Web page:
Social media is a machine with a constant flow of posts, likes, mentions, retweets, and follows. Because of this 24/7 cycle, many brands choose to schedule content weeks or months in advance to keep up. And while doing this ensures that you’re always engaging with your customers, sometimes certain circumstances require you to rethink your entire strategy.
COVID-19 was certainly no exception. Overnight, weeks of scheduled social media posts suddenly became irrelevant.
PwC’s 2019 Global Crisis Survey found that 69% of business leaders have experienced a crisis in the past five years. Sometimes a crisis is global, like the COVID-19 pandemic, and sometimes it’s more local, like your company being named in a lawsuit. Whatever the situation may be, there are a few ways your brand can successfully navigate it without ruining your reputation.
1. Take time to think
When a crisis hits, pause for a moment. Don’t scramble. Cancel all of your scheduled content—from social media marketing to emails to blog posts. Then sit down with your team to plan what’s next.
When COVID-19 first shut the world down, do you remember getting emails from brands that were definitely scheduled before the pandemic? Remember how tone-deaf they sounded? You don’t ever want your brand to be out-of-touch with customer needs. It’s better to take a break from content than to be irrelevant.
If you still want to release some of the content you’ve created, review it thoroughly to ensure it’s still appropriate. And when in doubt—don’t post.
Example of #FailedIt: When Spirit Airlines sent out a very unfortunate email telling travelers that there’s “never a better time to fly” as COVID-19 started spreading in the United States.
2. Have a plan ahead of time
It only takes one mistimed email or poor response on a social post to lose customers. Get a crisis plan in place ahead of time so you can act quickly and appropriately when something bad happens. Think about the following:
- Who will draft a response?
- How will you get alignment from stakeholders?
- Do you need to involve legal?
If this list seems overwhelming, there are PR firms and marketing agencies that can help you proactively prepare for potential mishaps.
If you don’t have a plan and you’re taking time to figure out next steps, you need to be transparent with your customers. According to Sprout Social, 53% of consumers say they’re more likely to buy from brands that are transparent on social media.
If you don’t know the answer to a question someone asks on your Instagram post, don’t ignore the person or delete their comment. Respond with a message that shows you’re actively working on the issue. Try something like, “We appreciate your business and have heard your concern. We’ll message you by the end of the day with an answer.”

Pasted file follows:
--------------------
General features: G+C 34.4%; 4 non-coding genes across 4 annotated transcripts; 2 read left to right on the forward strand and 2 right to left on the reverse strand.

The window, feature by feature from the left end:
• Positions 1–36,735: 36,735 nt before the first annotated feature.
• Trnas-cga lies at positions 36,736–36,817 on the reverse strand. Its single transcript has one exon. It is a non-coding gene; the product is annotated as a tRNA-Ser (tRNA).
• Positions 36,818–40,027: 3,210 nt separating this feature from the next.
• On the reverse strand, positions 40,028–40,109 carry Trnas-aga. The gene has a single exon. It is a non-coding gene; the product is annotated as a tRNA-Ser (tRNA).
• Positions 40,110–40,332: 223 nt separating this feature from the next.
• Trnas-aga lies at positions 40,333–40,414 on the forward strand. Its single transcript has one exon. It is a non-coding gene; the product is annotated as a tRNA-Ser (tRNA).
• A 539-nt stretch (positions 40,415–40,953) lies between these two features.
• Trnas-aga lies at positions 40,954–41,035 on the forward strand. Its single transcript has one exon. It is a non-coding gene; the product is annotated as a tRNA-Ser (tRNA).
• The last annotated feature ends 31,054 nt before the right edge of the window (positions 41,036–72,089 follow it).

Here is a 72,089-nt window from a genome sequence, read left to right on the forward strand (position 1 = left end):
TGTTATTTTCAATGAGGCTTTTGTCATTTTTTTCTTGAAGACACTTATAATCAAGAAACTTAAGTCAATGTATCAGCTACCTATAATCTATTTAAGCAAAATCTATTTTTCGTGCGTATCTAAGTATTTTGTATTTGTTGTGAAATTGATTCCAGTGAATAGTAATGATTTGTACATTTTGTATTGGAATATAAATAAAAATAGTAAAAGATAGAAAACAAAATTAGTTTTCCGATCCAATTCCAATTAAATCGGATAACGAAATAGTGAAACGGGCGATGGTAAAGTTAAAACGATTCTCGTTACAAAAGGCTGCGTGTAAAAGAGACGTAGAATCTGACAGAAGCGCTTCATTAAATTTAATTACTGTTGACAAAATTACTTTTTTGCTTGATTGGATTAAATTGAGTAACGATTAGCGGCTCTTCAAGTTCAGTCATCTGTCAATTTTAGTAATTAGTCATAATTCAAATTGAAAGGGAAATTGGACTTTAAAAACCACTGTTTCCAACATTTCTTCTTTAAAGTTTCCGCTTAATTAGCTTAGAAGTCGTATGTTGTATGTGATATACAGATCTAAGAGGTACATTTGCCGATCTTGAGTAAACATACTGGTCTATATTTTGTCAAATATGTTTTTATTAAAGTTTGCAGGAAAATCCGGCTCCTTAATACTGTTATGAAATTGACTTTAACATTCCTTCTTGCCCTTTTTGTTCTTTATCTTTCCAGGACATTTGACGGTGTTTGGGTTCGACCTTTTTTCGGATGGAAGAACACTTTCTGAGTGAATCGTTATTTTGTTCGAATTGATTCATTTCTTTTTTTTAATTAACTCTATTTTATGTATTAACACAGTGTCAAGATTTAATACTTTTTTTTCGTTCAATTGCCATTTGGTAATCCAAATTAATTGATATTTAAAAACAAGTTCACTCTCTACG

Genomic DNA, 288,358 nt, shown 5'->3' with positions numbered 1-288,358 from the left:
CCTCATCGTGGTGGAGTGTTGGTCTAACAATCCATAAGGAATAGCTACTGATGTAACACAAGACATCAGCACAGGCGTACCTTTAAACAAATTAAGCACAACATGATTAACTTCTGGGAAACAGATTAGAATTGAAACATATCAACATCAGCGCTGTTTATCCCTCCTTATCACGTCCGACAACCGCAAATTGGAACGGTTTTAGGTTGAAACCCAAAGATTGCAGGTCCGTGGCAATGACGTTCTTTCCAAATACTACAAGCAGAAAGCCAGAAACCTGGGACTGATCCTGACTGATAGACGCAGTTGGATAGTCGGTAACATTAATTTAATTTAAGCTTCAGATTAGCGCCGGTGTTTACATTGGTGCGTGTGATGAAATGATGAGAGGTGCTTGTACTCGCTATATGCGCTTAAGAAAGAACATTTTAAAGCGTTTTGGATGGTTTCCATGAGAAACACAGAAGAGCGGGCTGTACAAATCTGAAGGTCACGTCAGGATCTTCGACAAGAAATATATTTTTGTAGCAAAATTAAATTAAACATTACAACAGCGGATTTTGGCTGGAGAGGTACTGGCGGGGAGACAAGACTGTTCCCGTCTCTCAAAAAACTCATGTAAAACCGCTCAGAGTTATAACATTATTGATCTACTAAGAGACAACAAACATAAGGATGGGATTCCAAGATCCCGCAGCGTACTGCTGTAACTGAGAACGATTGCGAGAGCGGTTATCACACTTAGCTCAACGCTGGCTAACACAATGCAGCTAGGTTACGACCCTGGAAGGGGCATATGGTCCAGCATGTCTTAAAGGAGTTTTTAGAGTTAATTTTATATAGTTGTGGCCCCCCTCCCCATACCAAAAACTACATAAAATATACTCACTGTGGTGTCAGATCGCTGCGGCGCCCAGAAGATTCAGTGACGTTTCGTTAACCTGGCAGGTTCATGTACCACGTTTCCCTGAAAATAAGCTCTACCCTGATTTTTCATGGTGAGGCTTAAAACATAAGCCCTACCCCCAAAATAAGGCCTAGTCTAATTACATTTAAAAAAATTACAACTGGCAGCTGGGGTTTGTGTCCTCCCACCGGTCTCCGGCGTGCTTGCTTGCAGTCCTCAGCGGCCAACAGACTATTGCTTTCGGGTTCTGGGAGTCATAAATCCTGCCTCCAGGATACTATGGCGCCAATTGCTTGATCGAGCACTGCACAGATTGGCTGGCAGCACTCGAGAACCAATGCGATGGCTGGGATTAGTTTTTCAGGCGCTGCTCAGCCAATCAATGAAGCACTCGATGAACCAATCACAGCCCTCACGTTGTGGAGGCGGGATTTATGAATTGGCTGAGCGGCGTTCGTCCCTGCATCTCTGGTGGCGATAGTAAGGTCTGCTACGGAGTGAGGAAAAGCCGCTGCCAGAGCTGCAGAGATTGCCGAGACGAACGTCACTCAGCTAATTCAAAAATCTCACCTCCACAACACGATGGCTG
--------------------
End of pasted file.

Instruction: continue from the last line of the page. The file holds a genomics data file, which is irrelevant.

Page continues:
Example of #NailedIt: Sephora had a situation where a celebrity posted about racial profiling in their store. Sephora addressed it privately and publicly and was widely praised by their handling of the situation.
3. Listen to what customers are saying
Social media doesn’t have office hours. People can post their thoughts and feelings about your brand any time of day or night. When there’s a crisis, make sure your team is checking your social platforms regularly to stay on top of comments and customer sentiment.
Several social media monitoring tools can help you easily track what customers are saying about your brand online. Responding quickly to negative comments will help de-escalate issues before they get out of hand (or go viral).
Example of #FailedIt: Bank of America was tagged in a tweet that was part of a protest against @BankofAmerica. Everyone who retweeted the tweet got a helpful reply from customer service—but not quite what they were looking for.
4. Learn from it
A crisis helps your brand learn how to handle sensitive messaging if a similar situation ever happens again (fingers crossed it never will!). Here are a few things to explore with your team when assessing your company’s response to crisis:
- What were your customers concerned about?
- What pain points were revealed from both your customers and your internal team?
- How can you improve your service or pivot your product or meet unmet needs?
If you take the time to dissect and assess the past, you’ll have great insights about how to serve your customers differently in the future.
Learn more about how to keep marketing during a crisis in this free guide.